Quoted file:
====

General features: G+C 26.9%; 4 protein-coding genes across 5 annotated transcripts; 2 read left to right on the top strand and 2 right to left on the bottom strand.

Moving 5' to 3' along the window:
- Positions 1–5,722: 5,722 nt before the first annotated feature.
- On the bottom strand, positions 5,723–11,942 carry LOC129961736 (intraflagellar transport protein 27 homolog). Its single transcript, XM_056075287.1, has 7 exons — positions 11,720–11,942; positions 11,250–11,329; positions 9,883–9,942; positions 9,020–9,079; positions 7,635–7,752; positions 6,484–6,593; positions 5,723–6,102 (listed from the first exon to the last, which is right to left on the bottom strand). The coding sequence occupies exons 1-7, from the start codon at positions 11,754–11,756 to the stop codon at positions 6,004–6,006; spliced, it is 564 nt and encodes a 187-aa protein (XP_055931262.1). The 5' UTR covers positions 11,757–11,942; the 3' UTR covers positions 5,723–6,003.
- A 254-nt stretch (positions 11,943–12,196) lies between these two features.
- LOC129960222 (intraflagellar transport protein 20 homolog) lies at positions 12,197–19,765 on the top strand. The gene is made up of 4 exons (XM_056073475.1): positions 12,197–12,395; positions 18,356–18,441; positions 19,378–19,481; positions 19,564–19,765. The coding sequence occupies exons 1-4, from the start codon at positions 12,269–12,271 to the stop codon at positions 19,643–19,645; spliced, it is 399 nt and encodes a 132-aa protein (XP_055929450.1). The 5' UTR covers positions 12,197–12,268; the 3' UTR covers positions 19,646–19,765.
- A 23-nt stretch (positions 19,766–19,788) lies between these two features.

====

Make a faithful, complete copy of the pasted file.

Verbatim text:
General features: G+C 26.9%; 4 protein-coding genes across 5 annotated transcripts; 2 read left to right on the top strand and 2 right to left on the bottom strand.

Moving 5' to 3' along the window:
- Positions 1–5,722: 5,722 nt before the first annotated feature.
- On the bottom strand, positions 5,723–11,942 carry LOC129961736 (intraflagellar transport protein 27 homolog). Its single transcript, XM_056075287.1, has 7 exons — positions 11,720–11,942; positions 11,250–11,329; positions 9,883–9,942; positions 9,020–9,079; positions 7,635–7,752; positions 6,484–6,593; positions 5,723–6,102 (listed from the first exon to the last, which is right to left on the bottom strand). The coding sequence occupies exons 1-7, from the start codon at positions 11,754–11,756 to the stop codon at positions 6,004–6,006; spliced, it is 564 nt and encodes a 187-aa protein (XP_055931262.1). The 5' UTR covers positions 11,757–11,942; the 3' UTR covers positions 5,723–6,003.
- A 254-nt stretch (positions 11,943–12,196) lies between these two features.
- LOC129960222 (intraflagellar transport protein 20 homolog) lies at positions 12,197–19,765 on the top strand. The gene is made up of 4 exons (XM_056073475.1): positions 12,197–12,395; positions 18,356–18,441; positions 19,378–19,481; positions 19,564–19,765. The coding sequence occupies exons 1-4, from the start codon at positions 12,269–12,271 to the stop codon at positions 19,643–19,645; spliced, it is 399 nt and encodes a 132-aa protein (XP_055929450.1). The 5' UTR covers positions 12,197–12,268; the 3' UTR covers positions 19,646–19,765.
- A 23-nt stretch (positions 19,766–19,788) lies between these two features.